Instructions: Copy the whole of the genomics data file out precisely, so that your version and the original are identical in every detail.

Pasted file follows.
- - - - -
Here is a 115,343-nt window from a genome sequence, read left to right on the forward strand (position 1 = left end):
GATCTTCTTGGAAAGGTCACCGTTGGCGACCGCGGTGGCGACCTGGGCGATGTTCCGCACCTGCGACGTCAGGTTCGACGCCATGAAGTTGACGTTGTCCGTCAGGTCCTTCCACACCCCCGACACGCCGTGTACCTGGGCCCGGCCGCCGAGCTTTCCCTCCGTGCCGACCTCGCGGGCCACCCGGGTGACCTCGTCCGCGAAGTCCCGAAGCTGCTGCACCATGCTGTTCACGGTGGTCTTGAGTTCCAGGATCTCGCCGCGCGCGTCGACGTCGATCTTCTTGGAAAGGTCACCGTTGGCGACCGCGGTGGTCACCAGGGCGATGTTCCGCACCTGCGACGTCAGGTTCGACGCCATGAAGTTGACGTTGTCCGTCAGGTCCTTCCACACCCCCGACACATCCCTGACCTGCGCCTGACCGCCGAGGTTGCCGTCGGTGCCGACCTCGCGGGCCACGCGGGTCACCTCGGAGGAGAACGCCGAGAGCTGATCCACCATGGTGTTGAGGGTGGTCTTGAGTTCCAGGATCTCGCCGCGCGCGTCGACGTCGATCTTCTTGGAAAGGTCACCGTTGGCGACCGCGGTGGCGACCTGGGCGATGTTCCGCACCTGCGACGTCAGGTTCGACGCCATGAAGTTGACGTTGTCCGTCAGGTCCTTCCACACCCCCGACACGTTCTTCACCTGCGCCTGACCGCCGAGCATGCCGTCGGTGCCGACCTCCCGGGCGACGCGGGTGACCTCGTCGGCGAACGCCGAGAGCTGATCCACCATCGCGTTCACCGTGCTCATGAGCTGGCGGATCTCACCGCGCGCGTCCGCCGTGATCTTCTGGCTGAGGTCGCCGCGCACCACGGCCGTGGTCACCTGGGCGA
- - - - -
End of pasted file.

Here is a 115,343-nt window from a genome sequence, read left to right on the forward strand (position 1 = left end):
GATCTTCTTGGAAAGGTCACCGTTGGCGACCGCGGTGGCGACCTGGGCGATGTTCCGCACCTGCGACGTCAGGTTCGACGCCATGAAGTTGACGTTGTCCGTCAGGTCCTTCCACACCCCCGACACGCCGTGTACCTGGGCCCGGCCGCCGAGCTTTCCCTCCGTGCCGACCTCGCGGGCCACCCGGGTGACCTCGTCCGCGAAGTCCCGAAGCTGCTGCACCATGCTGTTCACGGTGGTCTTGAGTTCCAGGATCTCGCCGCGCGCGTCGACGTCGATCTTCTTGGAAAGGTCACCGTTGGCGACCGCGGTGGTCACCAGGGCGATGTTCCGCACCTGCGACGTCAGGTTCGACGCCATGAAGTTGACGTTGTCCGTCAGGTCCTTCCACACCCCCGACACATCCCTGACCTGCGCCTGACCGCCGAGGTTGCCGTCGGTGCCGACCTCGCGGGCCACGCGGGTCACCTCGGAGGAGAACGCCGAGAGCTGATCCACCATGGTGTTGAGGGTGGTCTTGAGTTCCAGGATCTCGCCGCGCGCGTCGACGTCGATCTTCTTGGAAAGGTCACCGTTGGCGACCGCGGTGGCGACCTGGGCGATGTTCCGCACCTGCGACGTCAGGTTCGACGCCATGAAGTTGACGTTGTCCGTCAGGTCCTTCCACACCCCCGACACGTTCTTCACCTGCGCCTGACCGCCGAGCATGCCGTCGGTGCCGACCTCCCGGGCGACGCGGGTGACCTCGTCGGCGAACGCCGAGAGCTGATCCACCATCGCGTTCACCGTGCTCATGAGCTGGCGGATCTCACCGCGCGCGTCCGCCGTGATCTTCTGGCTGAGGTCGCCGCGCACCACGGCCGTGGTCACCTGGGCGA